The club continues to work with OCM (Ogilvy Cocking and Mead) Golf on a Master Plan aimed at making further improvements and updates to an already outstanding course.

Members originally gathered in a rambling, converted wooden farmhouse by the side of the 11th hole. It was replaced in 1962 by a two-storey brick clubhouse overlooking the 18th green, which remained until 2004 when the current modern clubhouse was built.

The working bee group take a well-earned break.

It provides a comfortable environment to relax and dine in the Terrace Café and offers a grandstand view to the finish of a round of golf. It’s also well utilised for weddings, meetings, conferences and family and work functions.

“It’s a great place to play golf,” said Matthew Delahunty, a member of Spring Valley for the past 34 years. “We have a much better course than some people give us credit for, and an excellent membership.

“They’re a real cross-section of the community. They take their golf seriously, but they enjoy themselves, as well,” he said. 

Spring Valley members are blessed with exceptional practice facilities, including two driving ranges with turf tees, two chipping greens, two practice nets and a large putting area. Club professionals, led by Director of Golf Tim Angwin, with support from teaching professional Finlay Bellingham, are available to assist with any coaching requirements in their Golf Service Centre.

As the ‘Home of Elite Golf’, Spring Valley hosted the VIS and Golf Victoria Elite Programs under the guidance of professional Marty Joyce. The Titleist National Fitting Centre is also there, centrally located next to the southern driving range.

Lunch was enjoyed outdoors.

Joyce, a former Victorian Institute head coach and Golf Australia national coach, and teaching professional Travis Harrison, who is currently working with Golf Australia as one of their High Performance coaches, along with a role in regional development, are available to coach Spring Valley members and the wider golfing public, as well as their elite students, at the club’s facilities.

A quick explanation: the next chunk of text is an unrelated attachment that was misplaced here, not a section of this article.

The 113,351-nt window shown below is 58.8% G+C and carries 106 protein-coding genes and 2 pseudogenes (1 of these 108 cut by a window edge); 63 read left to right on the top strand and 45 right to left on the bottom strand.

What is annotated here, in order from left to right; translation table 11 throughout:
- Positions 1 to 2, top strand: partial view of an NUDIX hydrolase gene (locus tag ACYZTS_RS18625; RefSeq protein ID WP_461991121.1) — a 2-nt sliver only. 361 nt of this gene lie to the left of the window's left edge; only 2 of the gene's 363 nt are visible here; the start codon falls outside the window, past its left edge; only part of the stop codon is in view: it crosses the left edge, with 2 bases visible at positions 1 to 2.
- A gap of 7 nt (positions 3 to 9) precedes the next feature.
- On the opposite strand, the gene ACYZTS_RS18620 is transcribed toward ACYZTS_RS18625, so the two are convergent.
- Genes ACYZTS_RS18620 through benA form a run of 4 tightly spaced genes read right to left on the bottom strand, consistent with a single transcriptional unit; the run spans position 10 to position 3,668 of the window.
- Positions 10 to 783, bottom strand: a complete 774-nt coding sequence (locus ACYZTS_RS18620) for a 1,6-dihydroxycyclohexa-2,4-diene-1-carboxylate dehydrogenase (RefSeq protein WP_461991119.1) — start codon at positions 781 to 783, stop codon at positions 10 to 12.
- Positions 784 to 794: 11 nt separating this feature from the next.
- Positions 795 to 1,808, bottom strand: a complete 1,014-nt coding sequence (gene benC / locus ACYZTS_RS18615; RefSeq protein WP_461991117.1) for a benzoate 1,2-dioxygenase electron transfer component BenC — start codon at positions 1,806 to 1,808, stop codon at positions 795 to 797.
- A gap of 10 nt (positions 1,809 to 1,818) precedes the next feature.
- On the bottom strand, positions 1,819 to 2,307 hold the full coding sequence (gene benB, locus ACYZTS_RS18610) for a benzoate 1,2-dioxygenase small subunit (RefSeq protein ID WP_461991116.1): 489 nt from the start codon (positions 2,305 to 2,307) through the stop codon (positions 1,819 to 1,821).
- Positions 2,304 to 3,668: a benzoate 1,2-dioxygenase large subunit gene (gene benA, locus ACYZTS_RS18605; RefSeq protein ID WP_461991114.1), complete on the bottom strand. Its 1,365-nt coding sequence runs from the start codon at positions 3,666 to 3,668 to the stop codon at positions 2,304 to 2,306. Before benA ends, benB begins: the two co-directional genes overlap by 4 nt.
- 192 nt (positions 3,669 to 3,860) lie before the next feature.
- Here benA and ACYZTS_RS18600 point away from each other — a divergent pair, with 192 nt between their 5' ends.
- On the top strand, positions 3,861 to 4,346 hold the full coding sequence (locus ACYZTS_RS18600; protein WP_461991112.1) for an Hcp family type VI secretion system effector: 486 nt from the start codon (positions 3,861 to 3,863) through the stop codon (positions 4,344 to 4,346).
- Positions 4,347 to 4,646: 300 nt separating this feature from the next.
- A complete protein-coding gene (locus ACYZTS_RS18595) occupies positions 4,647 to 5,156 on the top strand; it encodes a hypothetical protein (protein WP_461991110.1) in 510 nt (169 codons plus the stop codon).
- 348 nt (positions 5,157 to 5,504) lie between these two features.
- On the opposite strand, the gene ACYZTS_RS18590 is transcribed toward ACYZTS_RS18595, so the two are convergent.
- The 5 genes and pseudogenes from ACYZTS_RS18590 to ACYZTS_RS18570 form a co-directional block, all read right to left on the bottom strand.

Little wonder Spring Valley has produced so many fine golfers, including international Stewart Ginn, David Armstrong, Legends Tour rookie Jason Norris, who won the 2010 Victorian Open, and national amateur representative Stacey Doggett. Teenage star Sid Nadimpalli, 18, is the 2022 Tasmanian Amateur champion and recently tied for second in the Riversdale Cup. 

Current member Tom Power Horan was runner-up in this season’s Australasian Tour Order of Merit, while another member, cancer survivor Daniel Beckmann won a $100,000 prize when he scored a hole-in-one in this year’s Portsea Pro-Am.  

As well as hosting the Victorian Open from 2009 to 2012 – when it was the first ever mixed gender event – Spring Valley was the venue for the 1968 Victorian Close Championship, qualifying rounds for Victorian and Australian Opens, Division 1 Pennant finals, the Australian Amateur Championship and the Australian PGA Tour School. 

Spring Valley is currently accepting membership applications for full seven-day, six day and a sliding scale under 34 membership, as well as for juniors aged under 18. Annual subscriptions are all-inclusive, with no extra charge for competitions, insurance or bar levies.

Phil Courtney hit the very first tee shot at Spring Valley GC 75 years ago.

While it is a members’ club, visitors may request a tee time by contacting the club though, typically, availability is limited to Monday, Tuesday, Thursday and Friday afternoons. Visitor play on Sunday is only with the general manager’s approval.

General manager Chris Poulton said Spring Valley’s founders were a group of unpretentious people with a vision to establish a ‘golfer’s club’ where people could come and play an excellent golf course in a friendly environment.  

“In 75 years, the club has experienced many trials and tribulations but it has stayed true to that vision and now stands as a monument to the hard work and ideals of those founding members,” he said.

To celebrate its 75th anniversary, Spring Valley will host a ‘Festival of Golf’ during October, with a gala evening planned for Saturday, October 7. A number of golf events will be played in the weeks leading up to the anniversary.  

Spring Valley Golf Club
619 Heatherton Road
Clayton South, Vic
(03) 9562 3811